Friday, 27 December 2013

Julie Bindel and the War on Drugs

Julie Bindel was spreading Christmas cheer earlier this week, writing a scathing critique of affluent people who take cocaine at dinner parties. In an article titled 'Nigella, the chattering classes and the malign glamorising of cocaine' she writes:

They show apparent indifference to the human misery that cocaine spreads, both in Britain and abroad. Through their eagerness for a quick ‘high’, they are colluding in exploitation, cruelty, even death. 
What sticks in the craw with so many of these people is their hypocrisy. Most of them hold progressive opinions on human rights, gay rights and immigration, but they are effectively condoning oppression of the most brutal kind. 
Thanks to their self-indulgence, the big drug barons get richer, while the poor junkies on council estates lose all vestige of self-respect as they destroy their lives.

This pretty much sums up her entire argument. The drugs trade cause misery for lots of people, so for high-flying rich people who only buy free-range eggs to partake in them shows that they don't actually care all that much about the people whose lives are affected.

Of course she has a point - cocaine is about as far from an ethically-sourced product as you can possibly get, so if you're the sort of person who insists on only buying fairtrade coffee then snorts a loads of lines after then you might want to re-examine whether you can truly consider yourself a "progressive" "liberal" or similar.

The problem with this analysis is how it sets up a completely false equivalence. If you have a choice between an expensive 'ethical product' and a less ethical one, and you have enough money, you may as well buy the more expensive one. This applies to all sorts of products, like coffee or chocolate, or meat. But if you want to do cocaine, you can't buy an ethical version. Your only option is cocaine supplied via criminal gangs.

Ethically speaking you may as well go to Starbucks and ask for a latte made with orphans' tears.

Julie's solution to this is that nobody should take cocaine. She doesn't consider to what extent the negative social consequences of drugs is due to their illegality. In Julie's world, we should all just say no. If people just stopped taking drugs, then everything would be all right.

Another problem with this argument is the way Julie seeks to pit wealthy occasional cocaine users against "poor junkies on council estates", as if these are the only categories of people who take drugs. In a bizarre twist of logic, poor people only become addicted to heroin because rich people snort coke at parties. Poor people are susceptible to addiction, whereas rich people only dabble occasionally, just like Nigella.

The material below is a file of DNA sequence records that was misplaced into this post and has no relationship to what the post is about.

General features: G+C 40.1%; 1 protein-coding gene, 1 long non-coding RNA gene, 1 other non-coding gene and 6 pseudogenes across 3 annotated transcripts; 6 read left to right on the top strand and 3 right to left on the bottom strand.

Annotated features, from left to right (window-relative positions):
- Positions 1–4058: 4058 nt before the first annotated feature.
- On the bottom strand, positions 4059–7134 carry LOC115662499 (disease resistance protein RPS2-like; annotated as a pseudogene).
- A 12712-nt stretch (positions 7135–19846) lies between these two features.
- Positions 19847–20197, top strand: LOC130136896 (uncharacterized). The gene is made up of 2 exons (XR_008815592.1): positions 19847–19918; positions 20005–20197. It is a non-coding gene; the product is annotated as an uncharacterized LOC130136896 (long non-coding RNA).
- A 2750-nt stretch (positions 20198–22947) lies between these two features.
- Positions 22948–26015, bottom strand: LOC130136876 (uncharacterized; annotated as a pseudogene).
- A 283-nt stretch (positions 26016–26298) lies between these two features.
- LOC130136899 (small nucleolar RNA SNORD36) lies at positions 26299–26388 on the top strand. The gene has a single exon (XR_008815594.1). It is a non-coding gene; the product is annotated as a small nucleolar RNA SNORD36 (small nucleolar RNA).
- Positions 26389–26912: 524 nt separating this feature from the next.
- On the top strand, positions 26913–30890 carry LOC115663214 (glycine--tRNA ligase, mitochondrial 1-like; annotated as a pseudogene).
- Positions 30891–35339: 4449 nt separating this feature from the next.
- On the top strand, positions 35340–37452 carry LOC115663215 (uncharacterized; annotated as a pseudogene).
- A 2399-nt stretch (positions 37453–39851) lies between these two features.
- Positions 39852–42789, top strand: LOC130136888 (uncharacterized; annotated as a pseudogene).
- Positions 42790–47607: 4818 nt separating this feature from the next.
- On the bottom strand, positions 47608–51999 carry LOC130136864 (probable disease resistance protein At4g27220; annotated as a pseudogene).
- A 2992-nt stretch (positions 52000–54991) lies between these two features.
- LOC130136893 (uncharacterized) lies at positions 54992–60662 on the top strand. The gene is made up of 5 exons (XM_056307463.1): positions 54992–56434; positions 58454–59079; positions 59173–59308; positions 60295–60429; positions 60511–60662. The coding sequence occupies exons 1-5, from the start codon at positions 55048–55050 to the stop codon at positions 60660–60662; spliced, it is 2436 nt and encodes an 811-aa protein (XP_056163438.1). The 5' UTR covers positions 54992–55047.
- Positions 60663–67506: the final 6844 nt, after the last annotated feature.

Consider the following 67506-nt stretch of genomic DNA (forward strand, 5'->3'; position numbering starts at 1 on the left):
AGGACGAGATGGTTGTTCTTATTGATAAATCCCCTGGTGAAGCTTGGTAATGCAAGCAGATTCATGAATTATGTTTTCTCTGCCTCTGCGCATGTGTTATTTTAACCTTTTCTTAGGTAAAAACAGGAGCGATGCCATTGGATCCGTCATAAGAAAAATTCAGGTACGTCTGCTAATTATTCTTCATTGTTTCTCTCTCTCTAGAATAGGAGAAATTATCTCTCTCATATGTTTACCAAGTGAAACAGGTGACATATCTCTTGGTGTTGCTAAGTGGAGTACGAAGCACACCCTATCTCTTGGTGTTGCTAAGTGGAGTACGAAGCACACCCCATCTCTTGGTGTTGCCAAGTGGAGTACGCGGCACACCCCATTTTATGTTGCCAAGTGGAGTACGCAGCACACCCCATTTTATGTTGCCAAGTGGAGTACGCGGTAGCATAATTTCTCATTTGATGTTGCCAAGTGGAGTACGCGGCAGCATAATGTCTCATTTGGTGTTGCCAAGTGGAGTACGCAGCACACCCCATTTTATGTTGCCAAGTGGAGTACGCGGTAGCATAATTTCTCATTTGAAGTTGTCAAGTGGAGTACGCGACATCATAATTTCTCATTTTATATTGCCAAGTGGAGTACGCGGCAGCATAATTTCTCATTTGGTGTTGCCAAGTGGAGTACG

Occasional cocaine user Daniella Westbrook

So how can we stop people taking drugs? With the War on Drugs, perhaps?

Politicians like to talk grandly of ‘the war on drugs’, but that is just so much empty rhetoric. There has been no ‘war’, barely even a skirmish.

Of course! There's been too much leniency! Tougher sentences, more money spent on arresting drug users, more stop and searches perhaps? Who cares if drug policing in the UK has time and time again been shown to be institutionally racist?

Julie goes on to say:

Money that could be spent on raising living standards, providing decent education and building a civic infrastructure instead has to be diverted into fighting a savage war against criminals bent on making a fortune from supplying drugs to the London coke brigade. It is the same story in Africa, where drugs wars are rife.

So there's "no war, barely even a skirmish" on drugs, but in the very same article, there is "a savage war", that wastes loads of money every year. I'm slightly confused by your argument here, Julie.

But wait a minute - isn't this article saying naughty people should stop taking drugs and then people would stop having their lives ruined by making the drugs? Why of course - this is the exact same "end demand" idea that sex work abolitionists are so fond of as a means to abolish prostitution. Here are two articles discussing the failure of "end demand" in sex work, but let's think for a moment what might happen if posh people did stop taking cocaine, thus reducing demand.

A rudimentary understanding of economics suggests this might lead to a drop in prices - will this mean soon those council estate junkies can move onto cocaine instead? How very glamorous.

Perhaps instead, people who take drugs don't think it's right that the state interferes with whatever chemical compounds they put in their bodies. Addiction is a real phenomenon and can ruin lives, but then why are alcohol and tobacco legal when there are far less dangerous drugs out there that aren't?

Found this on wikipedia innit

Nothing I have to say here is particularly new, but how about instead of lecturing people on the ethics of drug-taking we try to find solutions. How can we make drugs more ethical? If progressive liberals with Amnesty International memberships could buy ethically sourced, legal cocaine, would they continue to buy it off criminals?

The political Left is meant to be opposed to exploitation, abuse, brutality and violence, but these are the very qualities that the drugs trade breeds.

It is no exaggeration to say that cocaine supply is a form of hyper-capitalism, devoid of any humanity.

I agree. But prohibition doesn't work. People are still taking drugs. It's time to consider a more realistic drug policy than the laughable failure of 'Just Say No'.

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